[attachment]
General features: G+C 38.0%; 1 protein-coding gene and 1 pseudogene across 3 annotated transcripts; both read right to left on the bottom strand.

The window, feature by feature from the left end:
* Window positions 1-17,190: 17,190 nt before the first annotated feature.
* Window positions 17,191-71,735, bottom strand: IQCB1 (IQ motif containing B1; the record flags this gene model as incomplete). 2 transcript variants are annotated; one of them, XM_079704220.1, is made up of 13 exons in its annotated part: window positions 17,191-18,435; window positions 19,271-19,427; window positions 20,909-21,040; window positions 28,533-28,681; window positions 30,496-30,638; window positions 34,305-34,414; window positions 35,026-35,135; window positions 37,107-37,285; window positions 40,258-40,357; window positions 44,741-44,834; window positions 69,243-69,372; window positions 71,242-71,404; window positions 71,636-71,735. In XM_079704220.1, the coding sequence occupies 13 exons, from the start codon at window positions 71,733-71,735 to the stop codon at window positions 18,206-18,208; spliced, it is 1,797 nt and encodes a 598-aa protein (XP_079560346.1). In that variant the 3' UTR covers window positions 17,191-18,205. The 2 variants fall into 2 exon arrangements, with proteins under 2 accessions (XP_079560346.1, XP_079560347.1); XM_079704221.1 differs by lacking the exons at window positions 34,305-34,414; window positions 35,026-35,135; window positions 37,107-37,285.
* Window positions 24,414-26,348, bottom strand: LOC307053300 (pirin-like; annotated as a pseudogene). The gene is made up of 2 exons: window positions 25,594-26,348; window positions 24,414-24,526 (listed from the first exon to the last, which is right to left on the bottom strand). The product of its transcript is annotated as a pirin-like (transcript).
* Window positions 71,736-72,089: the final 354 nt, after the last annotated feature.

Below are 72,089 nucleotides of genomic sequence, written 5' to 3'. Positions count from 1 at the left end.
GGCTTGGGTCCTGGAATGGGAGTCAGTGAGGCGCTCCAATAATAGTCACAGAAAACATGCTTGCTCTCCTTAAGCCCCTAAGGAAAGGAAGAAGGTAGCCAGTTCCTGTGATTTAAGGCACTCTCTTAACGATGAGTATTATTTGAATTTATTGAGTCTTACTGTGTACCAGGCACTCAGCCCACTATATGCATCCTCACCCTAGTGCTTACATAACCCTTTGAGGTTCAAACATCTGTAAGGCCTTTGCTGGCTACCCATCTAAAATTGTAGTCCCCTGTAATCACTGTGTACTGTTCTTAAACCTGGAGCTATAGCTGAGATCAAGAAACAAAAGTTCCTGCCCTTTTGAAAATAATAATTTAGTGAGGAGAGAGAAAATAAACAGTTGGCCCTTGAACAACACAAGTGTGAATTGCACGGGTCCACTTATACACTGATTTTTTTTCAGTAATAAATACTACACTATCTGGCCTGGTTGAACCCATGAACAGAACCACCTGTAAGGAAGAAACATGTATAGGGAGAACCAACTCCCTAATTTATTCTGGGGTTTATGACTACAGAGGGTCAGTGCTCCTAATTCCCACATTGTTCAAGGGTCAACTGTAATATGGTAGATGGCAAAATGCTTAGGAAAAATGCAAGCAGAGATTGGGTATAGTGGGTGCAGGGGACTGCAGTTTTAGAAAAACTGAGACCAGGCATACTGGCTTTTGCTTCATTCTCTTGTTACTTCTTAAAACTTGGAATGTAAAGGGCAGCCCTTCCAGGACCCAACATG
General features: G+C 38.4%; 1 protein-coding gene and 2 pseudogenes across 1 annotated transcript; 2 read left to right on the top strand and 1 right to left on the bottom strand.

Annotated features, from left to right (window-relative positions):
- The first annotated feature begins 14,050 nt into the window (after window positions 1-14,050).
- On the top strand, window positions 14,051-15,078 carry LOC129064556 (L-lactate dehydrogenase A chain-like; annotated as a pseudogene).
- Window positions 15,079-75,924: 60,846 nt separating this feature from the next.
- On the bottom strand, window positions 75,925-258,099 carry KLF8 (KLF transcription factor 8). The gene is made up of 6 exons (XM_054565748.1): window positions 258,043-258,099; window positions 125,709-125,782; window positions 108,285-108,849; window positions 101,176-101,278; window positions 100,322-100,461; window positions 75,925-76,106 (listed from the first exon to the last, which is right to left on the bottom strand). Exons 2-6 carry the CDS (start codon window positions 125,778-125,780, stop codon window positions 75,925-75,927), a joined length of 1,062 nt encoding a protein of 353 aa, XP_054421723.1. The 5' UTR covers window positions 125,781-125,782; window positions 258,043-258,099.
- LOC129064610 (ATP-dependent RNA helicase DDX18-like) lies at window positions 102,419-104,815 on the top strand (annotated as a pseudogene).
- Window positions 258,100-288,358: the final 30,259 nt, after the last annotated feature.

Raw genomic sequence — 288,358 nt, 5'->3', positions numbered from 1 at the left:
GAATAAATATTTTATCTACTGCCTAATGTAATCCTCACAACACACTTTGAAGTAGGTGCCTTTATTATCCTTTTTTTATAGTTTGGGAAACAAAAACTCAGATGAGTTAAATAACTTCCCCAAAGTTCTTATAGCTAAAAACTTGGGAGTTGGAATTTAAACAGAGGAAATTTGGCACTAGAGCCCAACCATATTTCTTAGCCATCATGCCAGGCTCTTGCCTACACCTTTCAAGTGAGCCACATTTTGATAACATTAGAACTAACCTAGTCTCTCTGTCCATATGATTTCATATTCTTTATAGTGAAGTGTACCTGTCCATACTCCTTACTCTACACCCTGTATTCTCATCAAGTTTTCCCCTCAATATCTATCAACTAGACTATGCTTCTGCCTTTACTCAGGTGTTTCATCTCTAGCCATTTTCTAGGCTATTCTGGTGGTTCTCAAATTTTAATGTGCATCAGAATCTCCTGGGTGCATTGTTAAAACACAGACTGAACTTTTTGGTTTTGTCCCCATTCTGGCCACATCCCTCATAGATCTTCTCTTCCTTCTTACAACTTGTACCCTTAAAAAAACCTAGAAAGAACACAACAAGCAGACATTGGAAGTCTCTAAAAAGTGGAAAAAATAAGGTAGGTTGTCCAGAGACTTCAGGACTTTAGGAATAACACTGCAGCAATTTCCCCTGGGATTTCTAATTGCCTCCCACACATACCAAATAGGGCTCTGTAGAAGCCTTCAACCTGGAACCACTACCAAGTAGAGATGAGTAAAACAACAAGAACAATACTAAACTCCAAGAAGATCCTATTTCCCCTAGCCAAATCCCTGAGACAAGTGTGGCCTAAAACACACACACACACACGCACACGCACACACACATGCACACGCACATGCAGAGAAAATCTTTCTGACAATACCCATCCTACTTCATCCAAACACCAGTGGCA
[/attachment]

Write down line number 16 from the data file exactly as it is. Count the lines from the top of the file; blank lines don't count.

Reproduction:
- Window positions 258,100-288,358: the final 30,259 nt, after the last annotated feature.